Endangered Species Act | St. Louis Public Radio

Endangered Species Act

The rusty patched bumble bee pollinates a flower.
Christy Stewart | U.S. Fish and Wildlife Service

An executive order from the Trump administration has frozen the process that, for the first time, would have given a bee species federal protection. 

The rusty-patched bumblebee would have been officially listed under the Endangered Species Act today. But, according to a notice from the Office of the Federal Register, the temporary freeze has delayed the effective date until March 21.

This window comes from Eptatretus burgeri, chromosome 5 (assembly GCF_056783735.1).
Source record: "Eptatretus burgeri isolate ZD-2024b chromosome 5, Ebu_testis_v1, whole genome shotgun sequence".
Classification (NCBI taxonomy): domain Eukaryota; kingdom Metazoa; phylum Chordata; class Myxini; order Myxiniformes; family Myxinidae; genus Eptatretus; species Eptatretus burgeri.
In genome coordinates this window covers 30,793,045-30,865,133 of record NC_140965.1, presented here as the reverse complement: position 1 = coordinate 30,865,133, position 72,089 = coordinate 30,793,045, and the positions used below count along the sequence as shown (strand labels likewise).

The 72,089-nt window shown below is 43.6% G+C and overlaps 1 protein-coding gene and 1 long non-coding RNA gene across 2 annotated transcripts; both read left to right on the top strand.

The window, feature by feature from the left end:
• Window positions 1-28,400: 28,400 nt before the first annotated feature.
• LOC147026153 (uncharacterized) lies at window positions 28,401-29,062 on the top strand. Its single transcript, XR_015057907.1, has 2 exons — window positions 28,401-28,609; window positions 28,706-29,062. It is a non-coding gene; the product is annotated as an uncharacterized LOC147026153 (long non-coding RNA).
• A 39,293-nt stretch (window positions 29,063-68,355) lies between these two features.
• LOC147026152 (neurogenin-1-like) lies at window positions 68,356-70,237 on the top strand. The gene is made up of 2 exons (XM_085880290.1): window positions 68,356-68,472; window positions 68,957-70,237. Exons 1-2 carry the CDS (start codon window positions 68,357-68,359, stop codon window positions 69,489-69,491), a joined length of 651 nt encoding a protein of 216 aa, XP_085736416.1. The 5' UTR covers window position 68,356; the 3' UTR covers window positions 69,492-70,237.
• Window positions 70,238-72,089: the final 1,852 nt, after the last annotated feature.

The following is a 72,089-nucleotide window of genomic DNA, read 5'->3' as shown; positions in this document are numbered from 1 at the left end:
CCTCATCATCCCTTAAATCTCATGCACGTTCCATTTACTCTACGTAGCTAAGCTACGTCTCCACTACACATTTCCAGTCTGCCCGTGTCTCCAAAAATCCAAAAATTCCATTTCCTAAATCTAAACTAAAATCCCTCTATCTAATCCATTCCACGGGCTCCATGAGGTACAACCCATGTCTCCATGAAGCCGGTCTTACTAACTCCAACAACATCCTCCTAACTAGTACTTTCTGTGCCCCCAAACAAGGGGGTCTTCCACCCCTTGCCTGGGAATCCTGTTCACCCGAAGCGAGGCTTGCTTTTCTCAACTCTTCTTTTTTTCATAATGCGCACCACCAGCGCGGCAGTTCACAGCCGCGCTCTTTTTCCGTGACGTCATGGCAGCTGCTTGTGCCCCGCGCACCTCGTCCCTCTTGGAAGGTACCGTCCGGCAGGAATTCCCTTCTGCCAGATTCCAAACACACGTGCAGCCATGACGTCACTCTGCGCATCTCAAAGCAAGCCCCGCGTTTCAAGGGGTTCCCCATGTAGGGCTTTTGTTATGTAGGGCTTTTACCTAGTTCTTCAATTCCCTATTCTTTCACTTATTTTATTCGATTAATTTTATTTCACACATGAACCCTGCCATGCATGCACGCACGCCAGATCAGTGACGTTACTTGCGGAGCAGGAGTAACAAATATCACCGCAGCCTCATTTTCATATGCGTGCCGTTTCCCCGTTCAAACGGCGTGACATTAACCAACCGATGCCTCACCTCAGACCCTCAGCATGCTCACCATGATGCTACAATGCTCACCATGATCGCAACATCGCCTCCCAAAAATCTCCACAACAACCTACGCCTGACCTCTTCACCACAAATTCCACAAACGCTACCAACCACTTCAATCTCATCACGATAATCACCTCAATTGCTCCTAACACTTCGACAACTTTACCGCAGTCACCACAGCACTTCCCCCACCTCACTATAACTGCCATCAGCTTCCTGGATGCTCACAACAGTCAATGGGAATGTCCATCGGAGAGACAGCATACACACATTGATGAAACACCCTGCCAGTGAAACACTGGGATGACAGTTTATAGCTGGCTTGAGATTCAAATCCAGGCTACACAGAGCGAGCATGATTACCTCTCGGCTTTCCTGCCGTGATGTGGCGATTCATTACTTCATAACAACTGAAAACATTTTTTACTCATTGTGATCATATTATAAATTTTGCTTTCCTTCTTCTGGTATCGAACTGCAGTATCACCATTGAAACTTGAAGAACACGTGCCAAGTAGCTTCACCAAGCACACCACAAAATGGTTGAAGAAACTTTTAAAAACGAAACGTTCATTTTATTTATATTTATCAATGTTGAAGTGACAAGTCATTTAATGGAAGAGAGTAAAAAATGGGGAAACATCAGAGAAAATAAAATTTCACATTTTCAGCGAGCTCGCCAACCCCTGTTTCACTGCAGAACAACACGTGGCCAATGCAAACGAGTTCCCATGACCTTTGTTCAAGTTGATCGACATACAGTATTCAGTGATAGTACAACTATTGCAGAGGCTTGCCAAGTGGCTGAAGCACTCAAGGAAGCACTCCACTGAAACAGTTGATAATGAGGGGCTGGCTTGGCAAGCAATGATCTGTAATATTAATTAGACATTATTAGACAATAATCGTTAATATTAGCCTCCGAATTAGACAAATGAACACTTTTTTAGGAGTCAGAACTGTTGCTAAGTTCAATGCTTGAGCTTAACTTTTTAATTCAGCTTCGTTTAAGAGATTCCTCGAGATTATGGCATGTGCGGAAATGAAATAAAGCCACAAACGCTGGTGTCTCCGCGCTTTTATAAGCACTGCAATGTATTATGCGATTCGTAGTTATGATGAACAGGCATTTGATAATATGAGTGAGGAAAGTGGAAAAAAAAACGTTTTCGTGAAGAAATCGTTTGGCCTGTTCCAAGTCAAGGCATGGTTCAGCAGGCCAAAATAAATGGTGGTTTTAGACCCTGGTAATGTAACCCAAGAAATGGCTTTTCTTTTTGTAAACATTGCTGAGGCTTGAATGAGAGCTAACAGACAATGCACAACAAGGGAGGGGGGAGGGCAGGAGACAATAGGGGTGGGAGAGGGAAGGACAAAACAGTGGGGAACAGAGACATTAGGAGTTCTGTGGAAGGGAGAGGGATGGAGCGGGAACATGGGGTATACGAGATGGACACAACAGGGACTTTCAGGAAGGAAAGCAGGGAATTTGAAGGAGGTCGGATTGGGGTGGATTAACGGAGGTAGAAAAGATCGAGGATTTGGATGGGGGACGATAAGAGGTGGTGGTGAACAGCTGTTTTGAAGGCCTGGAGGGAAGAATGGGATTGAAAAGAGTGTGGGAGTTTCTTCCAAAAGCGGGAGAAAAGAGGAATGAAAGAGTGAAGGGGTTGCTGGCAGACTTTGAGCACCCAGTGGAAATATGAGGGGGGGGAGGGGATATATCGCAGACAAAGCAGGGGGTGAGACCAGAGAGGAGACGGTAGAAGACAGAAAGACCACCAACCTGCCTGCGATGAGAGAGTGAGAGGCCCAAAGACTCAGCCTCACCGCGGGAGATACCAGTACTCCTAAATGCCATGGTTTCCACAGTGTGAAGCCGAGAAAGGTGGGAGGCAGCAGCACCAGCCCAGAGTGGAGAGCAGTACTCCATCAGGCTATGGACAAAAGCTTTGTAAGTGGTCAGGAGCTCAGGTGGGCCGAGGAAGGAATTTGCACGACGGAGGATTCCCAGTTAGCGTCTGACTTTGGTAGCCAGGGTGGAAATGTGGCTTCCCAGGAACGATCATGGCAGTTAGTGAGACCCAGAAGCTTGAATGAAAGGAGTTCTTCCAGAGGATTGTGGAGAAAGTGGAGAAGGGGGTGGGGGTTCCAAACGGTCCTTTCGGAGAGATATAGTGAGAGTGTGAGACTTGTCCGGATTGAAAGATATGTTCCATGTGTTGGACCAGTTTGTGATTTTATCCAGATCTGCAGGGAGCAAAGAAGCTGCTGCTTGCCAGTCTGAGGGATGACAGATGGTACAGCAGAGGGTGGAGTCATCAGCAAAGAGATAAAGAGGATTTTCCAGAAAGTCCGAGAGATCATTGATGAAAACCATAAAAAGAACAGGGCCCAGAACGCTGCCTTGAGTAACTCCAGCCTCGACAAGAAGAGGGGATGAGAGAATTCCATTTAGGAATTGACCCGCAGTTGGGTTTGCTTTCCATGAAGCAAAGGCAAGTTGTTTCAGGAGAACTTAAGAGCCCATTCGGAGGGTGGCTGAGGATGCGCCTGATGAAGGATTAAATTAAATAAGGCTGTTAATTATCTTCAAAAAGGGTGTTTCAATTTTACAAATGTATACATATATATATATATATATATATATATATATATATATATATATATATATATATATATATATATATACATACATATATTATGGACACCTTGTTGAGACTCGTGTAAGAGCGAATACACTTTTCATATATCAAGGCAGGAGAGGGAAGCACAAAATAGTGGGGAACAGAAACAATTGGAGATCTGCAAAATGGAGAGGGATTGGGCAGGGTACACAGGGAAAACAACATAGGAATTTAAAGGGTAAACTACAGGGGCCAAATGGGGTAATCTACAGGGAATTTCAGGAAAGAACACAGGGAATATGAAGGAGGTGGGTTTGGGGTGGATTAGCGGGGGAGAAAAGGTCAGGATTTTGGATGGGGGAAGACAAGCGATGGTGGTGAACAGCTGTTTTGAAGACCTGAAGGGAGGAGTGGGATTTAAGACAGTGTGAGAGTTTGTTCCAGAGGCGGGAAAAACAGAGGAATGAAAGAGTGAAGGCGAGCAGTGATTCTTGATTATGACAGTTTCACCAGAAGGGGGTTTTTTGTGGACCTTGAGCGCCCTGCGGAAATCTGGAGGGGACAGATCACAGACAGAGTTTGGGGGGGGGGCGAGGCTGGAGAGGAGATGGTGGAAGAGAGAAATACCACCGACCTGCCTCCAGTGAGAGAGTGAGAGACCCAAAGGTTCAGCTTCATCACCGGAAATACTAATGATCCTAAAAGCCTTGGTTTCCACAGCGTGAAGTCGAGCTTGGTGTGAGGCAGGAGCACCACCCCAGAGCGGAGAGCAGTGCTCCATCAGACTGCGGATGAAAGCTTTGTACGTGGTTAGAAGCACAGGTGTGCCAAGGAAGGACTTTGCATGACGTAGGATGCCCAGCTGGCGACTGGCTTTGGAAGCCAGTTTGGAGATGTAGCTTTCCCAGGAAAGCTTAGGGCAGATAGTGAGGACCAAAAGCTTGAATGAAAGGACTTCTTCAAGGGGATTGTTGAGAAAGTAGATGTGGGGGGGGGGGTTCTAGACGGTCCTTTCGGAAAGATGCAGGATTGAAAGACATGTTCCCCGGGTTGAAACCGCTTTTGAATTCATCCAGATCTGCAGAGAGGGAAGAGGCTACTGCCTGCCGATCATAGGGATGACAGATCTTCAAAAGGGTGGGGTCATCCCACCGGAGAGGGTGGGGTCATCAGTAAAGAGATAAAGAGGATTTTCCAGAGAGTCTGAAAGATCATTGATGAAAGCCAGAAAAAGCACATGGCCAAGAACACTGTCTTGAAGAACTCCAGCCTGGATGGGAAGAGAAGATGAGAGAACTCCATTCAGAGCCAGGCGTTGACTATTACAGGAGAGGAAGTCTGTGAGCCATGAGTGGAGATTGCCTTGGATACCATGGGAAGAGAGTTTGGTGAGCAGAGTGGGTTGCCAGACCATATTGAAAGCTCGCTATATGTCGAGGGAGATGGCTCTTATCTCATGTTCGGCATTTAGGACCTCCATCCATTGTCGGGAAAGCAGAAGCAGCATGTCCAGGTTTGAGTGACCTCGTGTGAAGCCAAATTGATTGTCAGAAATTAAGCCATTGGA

The rusty patched bumble bee pollinates a flower.
Christy Stewart | U.S. Fish and Wildlife Service

For the first time, federal wildlife authorities this week have sought protection for a bee species under the Endangered Species Act.

The rusty patched bumblebee was once easy to find in the Midwest and eastern United States. Since the 1990s, its numbers have dropped by 87 percent, according to the U.S. Fish and Wildlife Service. Like many wild native bee species in the country, the bee has declined due to pesticide use, habitat loss and climate change, which has affected flowers it depends on.